UK’s Growth Fund could come from pension pots. What does this mean?
As part of the plan for an economic bounceback from the impacts of Covid, the Government has developed a plan intended to channel billions of pounds into infrastructure and start-up companies. It appears that a large portion of that money will come as a result of the investment of pension funds. The information in this article is not a recommendation from Questa, if you have any questions surrounding your own pension situation please contact us directly.
Pension pots to be invested in venture capital
Reports from the Mail on Sunday suggest that Treasury officials have held meetings with senior figures in the pension industry. The scheme is controversial, as sources have stated that workplace pension funds could invest employees’ pension savings as a default, being the choice that many will select when enrolling in their pension with their employer. While the choice to opt out would be available, the reality is that most workers would remain opted in by default.
With £2.2trillion in UK retirement pots, there’s a large pool of funds to be invested in start-ups, real estate and transport projects. Potentially a great opportunity for a boost to the economy, but this does come with a level of risk.
What is this new growth fund?
The new fund is called a Long Term Asset Fund, or LTAF. It’s separate from the LTIF (Long Term Investment Fund), which itself was inspired by the ELTIF (European Long Term Investment Fund). It comes as the very first proposition since Brexit of a change to the UK’s fund regime, and is certainly an interesting one. It proposes to open up asset classes and investments which historically have been reserved for professional investors to pension investment. With the possibility to invest in illiquid assets also comes the availability of the management tools to do so. Ultimately, it would enable pension funds to invest in a large capacity in venture capital.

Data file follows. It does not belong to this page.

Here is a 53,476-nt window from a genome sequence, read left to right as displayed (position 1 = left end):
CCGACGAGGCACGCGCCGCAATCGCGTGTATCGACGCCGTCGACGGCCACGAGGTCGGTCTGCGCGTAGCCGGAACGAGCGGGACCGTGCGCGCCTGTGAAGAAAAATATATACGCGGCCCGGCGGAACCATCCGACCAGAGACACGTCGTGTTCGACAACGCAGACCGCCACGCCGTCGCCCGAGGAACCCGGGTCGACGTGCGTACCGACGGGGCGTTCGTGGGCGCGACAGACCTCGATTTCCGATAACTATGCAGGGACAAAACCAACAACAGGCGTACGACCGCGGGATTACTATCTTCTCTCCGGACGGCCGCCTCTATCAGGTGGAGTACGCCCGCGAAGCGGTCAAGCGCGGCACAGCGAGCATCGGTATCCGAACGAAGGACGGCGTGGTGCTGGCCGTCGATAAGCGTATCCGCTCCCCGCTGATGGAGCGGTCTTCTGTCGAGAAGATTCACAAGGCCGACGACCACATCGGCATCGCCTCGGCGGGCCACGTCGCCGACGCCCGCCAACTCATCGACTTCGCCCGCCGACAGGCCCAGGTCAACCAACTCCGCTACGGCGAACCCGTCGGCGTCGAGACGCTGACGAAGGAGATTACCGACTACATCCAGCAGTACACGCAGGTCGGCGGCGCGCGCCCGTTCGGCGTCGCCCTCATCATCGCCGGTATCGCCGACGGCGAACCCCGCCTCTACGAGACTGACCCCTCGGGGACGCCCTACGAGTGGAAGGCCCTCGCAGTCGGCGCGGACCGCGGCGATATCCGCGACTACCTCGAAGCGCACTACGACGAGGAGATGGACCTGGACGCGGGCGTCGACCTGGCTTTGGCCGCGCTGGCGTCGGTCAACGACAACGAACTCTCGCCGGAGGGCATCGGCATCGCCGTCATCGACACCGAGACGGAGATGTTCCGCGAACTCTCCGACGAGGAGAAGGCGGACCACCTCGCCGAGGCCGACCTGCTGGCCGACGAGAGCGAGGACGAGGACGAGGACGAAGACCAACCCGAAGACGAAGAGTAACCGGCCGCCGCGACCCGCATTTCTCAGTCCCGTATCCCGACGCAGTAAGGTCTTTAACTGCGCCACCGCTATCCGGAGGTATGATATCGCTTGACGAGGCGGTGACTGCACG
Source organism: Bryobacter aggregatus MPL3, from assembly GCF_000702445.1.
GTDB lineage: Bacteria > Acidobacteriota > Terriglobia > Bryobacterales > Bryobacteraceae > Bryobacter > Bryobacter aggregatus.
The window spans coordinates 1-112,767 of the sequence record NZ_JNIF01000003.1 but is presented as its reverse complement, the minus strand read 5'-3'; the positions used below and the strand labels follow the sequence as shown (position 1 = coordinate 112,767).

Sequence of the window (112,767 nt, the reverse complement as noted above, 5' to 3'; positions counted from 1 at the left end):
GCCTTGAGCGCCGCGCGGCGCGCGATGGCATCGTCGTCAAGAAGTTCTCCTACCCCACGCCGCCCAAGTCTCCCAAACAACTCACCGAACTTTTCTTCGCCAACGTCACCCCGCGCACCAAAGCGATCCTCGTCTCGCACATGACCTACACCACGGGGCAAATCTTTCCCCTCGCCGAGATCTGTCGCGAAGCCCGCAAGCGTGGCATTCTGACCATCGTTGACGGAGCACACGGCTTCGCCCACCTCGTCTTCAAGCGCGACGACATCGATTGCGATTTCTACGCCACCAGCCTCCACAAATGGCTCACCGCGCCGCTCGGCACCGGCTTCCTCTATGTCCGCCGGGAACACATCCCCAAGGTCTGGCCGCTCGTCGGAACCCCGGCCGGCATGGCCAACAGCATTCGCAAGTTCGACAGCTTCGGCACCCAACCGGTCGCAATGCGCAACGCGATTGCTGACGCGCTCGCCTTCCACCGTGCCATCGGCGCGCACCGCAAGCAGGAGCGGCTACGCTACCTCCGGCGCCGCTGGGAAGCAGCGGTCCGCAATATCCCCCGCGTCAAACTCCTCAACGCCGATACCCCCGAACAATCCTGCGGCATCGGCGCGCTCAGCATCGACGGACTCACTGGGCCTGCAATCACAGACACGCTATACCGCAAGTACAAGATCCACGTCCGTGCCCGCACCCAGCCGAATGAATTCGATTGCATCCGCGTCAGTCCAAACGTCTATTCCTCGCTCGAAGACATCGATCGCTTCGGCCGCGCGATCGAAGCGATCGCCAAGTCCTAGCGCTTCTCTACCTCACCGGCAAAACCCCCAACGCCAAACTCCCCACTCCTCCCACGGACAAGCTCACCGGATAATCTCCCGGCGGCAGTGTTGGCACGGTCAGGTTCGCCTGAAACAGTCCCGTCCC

Officially the LTAF is being touted with the intention “to encourage UK pension funds to direct more of their half a trillion pounds of capital towards the UK’s economic recovery and to enable investors, particularly Defined Contribution (DC) pension schemes, to more confidently invest in illiquid assets (such as venture capital and infrastructure) than they can using existing fund structures.”
IS this good or bad for people with pension pots?
Well, only time will tell. In theory the fund will open up new opportunities for pension investment returns whilst benefiting the nation’s economy and infrastructure. There is however, a level of controversy and debate. Critics have suggested that pension savers may be unknowingly pushed towards investments which are hard to sell. The Investment Association, an industry body, warns of the importance that “savers understand that they are making a long-term commitment to invest, and that they may not get their money back quickly.”
It could make it more difficult for retirees to access their money quickly. One pension boss gives HS2 as an example. “If we’re going to invest in HS2, it’s not anticipated that we can sell a bit of HS2 to take out our money tomorrow if we retire.”
The Government has also revealed that the limit on workplace pension charges will be relaxed from October to allow workplace default funds to more easily invest in these illiquid assets. This however, could lead to an increase in the charges on pensions. The Chief Executive of Legal and General, Nigel Wilson, appears to have high hopes for the fund. He has said that LTAF could “deliver better returns” for pension savers and that it “may evolve into a useful instrument, but we also need a change in mindset and some powerful nudges – possibly even soft compulsion – to ensure pension trustees and their advisers engage with productive finance and inclusive capitalism.”
At Questa Chartered, we have a wealth of experience in helping individuals and families make provision for their future. We will continue to update you with important developments, and if you have any questions please don’t hesitate to get in touch.